The Needles lighthouse is one of a number of famous lighthouses on the Rolex Fastnet Course.
pic by Rolex/Daniel Forster

Fact: The current monohull race record is 1 day, 18 hours and 35 minutes, set in 2011 by the Ian Walker-skippered 70-foot Abu Dhabi Ocean Racing

International Reputation
The Rolex Fastnet Race is truly global with participants representing five continents. The eight editions supported by Rolex have seen monohull line honours go to six different nationalities, and the Fastnet Challenge Cup to four different countries. Fittingly, this includes boats from Ireland, which provides the iconic turning mark of the Fastnet Rock, and France, the country that regularly provides the largest number of overseas entries. Further back in the history of the race, boats from Australia (Ragamuffin, 1971), Brazil (Saga, 1973) and 11 entries from the United States, such as two-time winner Dorade (1931 & 33), have won the overall prize.

Fact: Niklas Zennström’s Rán 2 is the only yacht since the late 1950s to claim back-to-back Rolex Fastnet wins on handicap. Rán 2 triumphed in 2009 and in 2011

Rounding the Fastnet Rock off the southern tip of Ireland is a seminal moment for all competing crews.
pic by Rolex/Daniel Forster

Offshore Leadership
The RORC’s history is inextricably entwined with that of the Rolex Fastnet Race. The RORC was founded immediately after the first race in 1925, with the objective “to encourage long-distance yacht racing and the design, building and navigation in which speed and seaworthiness are combined”. The Rolex Fastnet spearheads the fulfilment of that mission and has become an institution in the sporting calendar. The club has long been a pioneer and innovator, not only organizing and promoting offshore racing activities, but also in developing standards of excellence, particularly in issues of safety.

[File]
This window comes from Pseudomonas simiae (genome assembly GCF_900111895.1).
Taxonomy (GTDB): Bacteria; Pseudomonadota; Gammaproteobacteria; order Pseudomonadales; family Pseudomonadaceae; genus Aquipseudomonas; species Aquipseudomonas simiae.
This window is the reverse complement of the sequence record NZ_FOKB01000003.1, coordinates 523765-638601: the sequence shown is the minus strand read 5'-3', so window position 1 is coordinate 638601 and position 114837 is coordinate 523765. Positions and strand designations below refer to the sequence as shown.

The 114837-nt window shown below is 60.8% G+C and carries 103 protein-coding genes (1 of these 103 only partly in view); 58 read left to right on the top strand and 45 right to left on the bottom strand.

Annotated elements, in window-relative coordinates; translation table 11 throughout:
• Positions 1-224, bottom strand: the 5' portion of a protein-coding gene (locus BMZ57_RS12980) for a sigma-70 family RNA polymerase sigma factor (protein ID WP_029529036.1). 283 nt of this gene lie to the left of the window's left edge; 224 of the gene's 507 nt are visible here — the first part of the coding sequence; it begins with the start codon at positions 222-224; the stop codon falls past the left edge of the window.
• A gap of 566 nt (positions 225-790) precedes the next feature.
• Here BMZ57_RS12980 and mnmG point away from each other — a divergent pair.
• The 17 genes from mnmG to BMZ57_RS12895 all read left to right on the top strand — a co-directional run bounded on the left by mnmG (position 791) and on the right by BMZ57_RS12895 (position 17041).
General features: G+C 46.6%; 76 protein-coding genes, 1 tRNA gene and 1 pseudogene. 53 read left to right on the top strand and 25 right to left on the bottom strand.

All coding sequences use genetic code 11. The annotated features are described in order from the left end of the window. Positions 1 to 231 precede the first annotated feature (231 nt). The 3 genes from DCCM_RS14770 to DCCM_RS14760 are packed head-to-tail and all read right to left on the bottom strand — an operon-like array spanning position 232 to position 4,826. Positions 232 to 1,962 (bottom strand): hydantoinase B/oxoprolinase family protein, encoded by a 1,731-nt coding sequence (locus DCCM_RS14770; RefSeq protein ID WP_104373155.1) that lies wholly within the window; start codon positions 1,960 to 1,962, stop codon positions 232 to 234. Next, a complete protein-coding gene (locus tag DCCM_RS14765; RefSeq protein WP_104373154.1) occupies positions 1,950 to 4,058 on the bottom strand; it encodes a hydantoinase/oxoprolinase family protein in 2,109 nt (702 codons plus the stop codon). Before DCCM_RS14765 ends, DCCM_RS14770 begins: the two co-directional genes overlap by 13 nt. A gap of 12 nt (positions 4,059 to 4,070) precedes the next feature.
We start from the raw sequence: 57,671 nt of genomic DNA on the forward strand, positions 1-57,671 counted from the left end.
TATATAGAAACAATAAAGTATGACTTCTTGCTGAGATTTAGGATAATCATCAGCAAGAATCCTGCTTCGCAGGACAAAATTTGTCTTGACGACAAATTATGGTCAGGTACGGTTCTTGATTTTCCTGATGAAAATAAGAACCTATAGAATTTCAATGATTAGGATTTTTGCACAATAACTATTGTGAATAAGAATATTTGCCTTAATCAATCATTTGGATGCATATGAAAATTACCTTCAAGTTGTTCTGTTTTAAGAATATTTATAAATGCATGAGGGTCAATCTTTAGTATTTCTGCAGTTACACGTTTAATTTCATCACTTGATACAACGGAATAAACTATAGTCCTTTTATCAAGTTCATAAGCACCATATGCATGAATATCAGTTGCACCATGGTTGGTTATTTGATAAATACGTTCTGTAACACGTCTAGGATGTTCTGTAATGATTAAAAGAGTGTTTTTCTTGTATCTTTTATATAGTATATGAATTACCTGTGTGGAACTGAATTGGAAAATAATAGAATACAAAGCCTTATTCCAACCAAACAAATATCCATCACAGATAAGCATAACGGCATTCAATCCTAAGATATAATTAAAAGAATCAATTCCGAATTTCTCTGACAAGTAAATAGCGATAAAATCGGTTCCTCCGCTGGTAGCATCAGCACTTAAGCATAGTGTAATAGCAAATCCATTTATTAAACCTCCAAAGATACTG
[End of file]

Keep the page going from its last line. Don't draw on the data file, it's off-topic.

Fact: Jolie Brise was first to finish the 1925 race in a time of 6 days, 2 hours, 45 minutes. In 2013 the same yacht completed the race in 5 days, 4 hours, 39 minutes

The Start
On 6 August 2017, the starting gun will be fired from the Royal Yacht Squadron, one of the world’s most revered yacht clubs, which celebrated its bicentennial in 2015. The Squadron, as it is universally known, is regarded as one of the preeminent clubs in the world. Its respect for the ideals and traditions of the sport offer a beacon for others to follow. In recognition of its privileged relationship, which began back in 1983, and to mark the special anniversary, Rolex presented the Squadron with a unique clock that does more than simply tell the time – it gives details about the state of the tide and barometric pressure: essential information for race officers and sailors alike. The club’s present headquarters at Cowes Castle on the Isle of Wight is a true landmark, and “The Squadron Line”, an imaginary line stretching from the Castle northwards across the Solent towards the mainland shore, is used for the start of major races such as the Rolex Fastnet.

The Fastnet Rock is an iconic turning point for the return leg to Plymouth.
pic by Rolex/Daniel Forster

Fact: The first race started from Ryde and headed out of the Solent in an easterly direction